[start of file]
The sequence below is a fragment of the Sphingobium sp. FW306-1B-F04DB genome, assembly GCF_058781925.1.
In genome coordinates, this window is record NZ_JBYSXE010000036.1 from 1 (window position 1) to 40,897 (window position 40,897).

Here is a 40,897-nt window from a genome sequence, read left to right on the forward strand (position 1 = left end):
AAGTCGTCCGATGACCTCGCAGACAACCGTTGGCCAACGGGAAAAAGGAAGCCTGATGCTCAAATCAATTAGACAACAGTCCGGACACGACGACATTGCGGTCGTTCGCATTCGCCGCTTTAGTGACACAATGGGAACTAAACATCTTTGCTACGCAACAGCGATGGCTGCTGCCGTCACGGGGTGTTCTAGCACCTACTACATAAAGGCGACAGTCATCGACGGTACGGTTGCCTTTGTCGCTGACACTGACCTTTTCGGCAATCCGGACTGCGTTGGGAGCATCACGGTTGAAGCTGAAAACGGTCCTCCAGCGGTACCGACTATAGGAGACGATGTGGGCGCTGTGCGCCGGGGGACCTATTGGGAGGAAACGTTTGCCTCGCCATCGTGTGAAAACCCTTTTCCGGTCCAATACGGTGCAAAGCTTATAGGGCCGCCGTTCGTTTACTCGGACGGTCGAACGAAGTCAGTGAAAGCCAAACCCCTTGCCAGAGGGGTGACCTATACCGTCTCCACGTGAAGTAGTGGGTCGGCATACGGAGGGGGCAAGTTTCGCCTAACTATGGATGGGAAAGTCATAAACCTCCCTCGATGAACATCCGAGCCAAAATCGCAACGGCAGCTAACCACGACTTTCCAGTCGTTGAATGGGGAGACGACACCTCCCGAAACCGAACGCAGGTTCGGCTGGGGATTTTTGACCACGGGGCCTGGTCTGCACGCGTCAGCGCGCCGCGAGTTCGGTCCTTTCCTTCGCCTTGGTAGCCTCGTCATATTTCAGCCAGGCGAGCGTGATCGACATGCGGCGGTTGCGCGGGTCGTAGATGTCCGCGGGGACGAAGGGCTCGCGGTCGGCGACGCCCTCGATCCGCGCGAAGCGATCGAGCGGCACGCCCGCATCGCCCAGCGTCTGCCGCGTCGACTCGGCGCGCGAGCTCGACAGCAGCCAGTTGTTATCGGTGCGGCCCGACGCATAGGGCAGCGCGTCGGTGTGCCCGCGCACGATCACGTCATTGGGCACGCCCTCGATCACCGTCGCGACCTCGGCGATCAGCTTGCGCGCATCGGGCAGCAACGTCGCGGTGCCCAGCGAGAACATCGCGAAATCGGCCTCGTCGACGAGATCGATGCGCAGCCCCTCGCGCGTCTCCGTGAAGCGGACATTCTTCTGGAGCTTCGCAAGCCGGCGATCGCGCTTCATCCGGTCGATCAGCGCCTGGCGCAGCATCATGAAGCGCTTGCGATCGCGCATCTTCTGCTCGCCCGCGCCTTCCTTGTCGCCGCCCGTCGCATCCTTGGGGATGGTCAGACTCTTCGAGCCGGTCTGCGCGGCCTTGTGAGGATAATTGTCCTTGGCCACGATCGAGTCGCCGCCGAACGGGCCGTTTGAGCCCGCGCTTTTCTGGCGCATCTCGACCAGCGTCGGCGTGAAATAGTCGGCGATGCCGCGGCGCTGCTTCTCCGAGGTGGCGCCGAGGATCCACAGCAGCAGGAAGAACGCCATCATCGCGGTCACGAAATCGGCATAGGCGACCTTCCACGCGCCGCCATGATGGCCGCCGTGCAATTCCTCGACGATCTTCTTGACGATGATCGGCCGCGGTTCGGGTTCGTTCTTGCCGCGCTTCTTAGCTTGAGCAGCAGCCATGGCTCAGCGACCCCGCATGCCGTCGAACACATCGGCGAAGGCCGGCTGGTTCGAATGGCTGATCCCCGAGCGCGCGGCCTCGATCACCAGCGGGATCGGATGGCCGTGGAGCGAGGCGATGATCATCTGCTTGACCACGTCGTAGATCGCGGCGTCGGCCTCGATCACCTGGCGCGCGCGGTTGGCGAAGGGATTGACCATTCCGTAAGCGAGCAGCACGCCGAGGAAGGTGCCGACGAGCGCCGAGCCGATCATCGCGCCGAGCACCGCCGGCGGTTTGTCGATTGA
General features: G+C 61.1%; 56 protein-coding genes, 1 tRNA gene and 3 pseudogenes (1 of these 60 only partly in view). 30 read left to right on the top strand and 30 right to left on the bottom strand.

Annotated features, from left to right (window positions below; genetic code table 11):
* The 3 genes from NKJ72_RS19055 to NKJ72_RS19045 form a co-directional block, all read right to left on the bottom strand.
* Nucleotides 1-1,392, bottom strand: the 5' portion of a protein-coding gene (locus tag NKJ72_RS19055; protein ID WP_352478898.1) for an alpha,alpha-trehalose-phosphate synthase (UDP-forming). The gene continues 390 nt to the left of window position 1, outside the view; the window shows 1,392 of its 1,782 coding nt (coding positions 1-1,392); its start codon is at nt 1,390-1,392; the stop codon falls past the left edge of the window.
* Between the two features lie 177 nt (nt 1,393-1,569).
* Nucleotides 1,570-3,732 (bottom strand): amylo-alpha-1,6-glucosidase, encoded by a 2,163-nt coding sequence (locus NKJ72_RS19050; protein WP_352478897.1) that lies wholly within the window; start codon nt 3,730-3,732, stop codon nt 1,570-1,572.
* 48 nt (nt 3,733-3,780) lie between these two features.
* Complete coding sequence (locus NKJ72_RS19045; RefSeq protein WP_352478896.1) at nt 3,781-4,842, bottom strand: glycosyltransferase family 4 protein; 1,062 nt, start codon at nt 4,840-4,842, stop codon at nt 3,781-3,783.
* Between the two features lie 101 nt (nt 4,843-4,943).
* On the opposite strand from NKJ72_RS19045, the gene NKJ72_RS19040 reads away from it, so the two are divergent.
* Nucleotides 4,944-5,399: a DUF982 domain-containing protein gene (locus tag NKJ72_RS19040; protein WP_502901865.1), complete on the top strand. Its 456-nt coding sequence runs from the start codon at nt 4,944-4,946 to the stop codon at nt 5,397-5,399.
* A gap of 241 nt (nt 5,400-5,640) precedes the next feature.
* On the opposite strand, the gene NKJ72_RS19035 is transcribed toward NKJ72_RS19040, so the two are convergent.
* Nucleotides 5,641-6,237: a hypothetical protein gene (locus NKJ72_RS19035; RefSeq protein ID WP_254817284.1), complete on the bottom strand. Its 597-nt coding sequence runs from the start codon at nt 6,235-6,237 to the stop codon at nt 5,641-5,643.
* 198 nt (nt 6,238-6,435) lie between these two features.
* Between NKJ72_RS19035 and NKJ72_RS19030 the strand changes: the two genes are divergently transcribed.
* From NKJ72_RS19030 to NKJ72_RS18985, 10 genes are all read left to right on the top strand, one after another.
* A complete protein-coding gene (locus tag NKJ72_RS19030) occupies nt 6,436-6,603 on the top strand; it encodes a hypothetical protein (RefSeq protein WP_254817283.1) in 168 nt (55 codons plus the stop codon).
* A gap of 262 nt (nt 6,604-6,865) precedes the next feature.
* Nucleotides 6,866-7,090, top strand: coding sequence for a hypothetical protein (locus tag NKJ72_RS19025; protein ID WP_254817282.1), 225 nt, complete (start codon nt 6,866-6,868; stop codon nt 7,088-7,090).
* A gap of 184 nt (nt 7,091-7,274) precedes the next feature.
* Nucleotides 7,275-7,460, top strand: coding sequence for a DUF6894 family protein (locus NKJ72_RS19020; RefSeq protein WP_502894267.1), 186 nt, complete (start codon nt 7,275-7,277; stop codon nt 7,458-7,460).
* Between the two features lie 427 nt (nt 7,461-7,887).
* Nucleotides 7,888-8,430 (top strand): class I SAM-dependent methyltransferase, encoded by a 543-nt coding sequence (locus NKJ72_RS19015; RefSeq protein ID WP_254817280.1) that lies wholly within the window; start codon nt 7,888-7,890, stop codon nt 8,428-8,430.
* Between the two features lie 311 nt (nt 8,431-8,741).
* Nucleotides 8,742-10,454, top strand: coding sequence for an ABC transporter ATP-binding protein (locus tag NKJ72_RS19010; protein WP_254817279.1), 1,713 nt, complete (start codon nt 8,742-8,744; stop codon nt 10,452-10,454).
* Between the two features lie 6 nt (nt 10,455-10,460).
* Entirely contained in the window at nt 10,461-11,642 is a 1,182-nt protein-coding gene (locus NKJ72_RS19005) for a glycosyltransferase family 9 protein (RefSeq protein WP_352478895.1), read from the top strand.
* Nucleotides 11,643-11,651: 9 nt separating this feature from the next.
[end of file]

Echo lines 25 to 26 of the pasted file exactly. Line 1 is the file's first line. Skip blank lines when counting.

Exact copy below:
* A gap of 184 nt (nt 7,091-7,274) precedes the next feature.
* Nucleotides 7,275-7,460, top strand: coding sequence for a DUF6894 family protein (locus NKJ72_RS19020; RefSeq protein WP_502894267.1), 186 nt, complete (start codon nt 7,275-7,277; stop codon nt 7,458-7,460).